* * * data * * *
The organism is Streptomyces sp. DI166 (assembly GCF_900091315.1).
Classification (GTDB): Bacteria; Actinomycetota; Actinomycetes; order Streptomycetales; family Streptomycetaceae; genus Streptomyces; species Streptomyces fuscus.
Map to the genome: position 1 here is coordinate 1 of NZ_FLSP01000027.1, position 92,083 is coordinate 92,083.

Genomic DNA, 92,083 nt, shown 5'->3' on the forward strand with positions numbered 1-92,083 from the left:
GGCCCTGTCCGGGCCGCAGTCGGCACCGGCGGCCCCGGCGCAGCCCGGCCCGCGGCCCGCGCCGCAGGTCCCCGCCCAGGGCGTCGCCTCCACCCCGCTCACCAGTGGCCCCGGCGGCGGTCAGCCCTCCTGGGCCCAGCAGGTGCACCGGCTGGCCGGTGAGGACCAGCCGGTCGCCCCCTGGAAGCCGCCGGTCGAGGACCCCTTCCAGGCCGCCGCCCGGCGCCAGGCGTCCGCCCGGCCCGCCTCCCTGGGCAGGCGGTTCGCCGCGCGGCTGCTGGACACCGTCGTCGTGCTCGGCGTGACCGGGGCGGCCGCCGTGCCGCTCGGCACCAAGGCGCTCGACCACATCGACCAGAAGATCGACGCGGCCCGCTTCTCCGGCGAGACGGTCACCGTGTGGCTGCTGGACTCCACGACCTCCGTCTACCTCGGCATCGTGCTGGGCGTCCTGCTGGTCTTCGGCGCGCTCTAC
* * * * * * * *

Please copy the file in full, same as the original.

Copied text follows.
The organism is Streptomyces sp. DI166 (assembly GCF_900091315.1).
Classification (GTDB): Bacteria; Actinomycetota; Actinomycetes; order Streptomycetales; family Streptomycetaceae; genus Streptomyces; species Streptomyces fuscus.
Map to the genome: position 1 here is coordinate 1 of NZ_FLSP01000027.1, position 92,083 is coordinate 92,083.

Genomic DNA, 92,083 nt, shown 5'->3' on the forward strand with positions numbered 1-92,083 from the left:
GGCCCTGTCCGGGCCGCAGTCGGCACCGGCGGCCCCGGCGCAGCCCGGCCCGCGGCCCGCGCCGCAGGTCCCCGCCCAGGGCGTCGCCTCCACCCCGCTCACCAGTGGCCCCGGCGGCGGTCAGCCCTCCTGGGCCCAGCAGGTGCACCGGCTGGCCGGTGAGGACCAGCCGGTCGCCCCCTGGAAGCCGCCGGTCGAGGACCCCTTCCAGGCCGCCGCCCGGCGCCAGGCGTCCGCCCGGCCCGCCTCCCTGGGCAGGCGGTTCGCCGCGCGGCTGCTGGACACCGTCGTCGTGCTCGGCGTGACCGGGGCGGCCGCCGTGCCGCTCGGCACCAAGGCGCTCGACCACATCGACCAGAAGATCGACGCGGCCCGCTTCTCCGGCGAGACGGTCACCGTGTGGCTGCTGGACTCCACGACCTCCGTCTACCTCGGCATCGTGCTGGGCGTCCTGCTGGTCTTCGGCGCGCTCTAC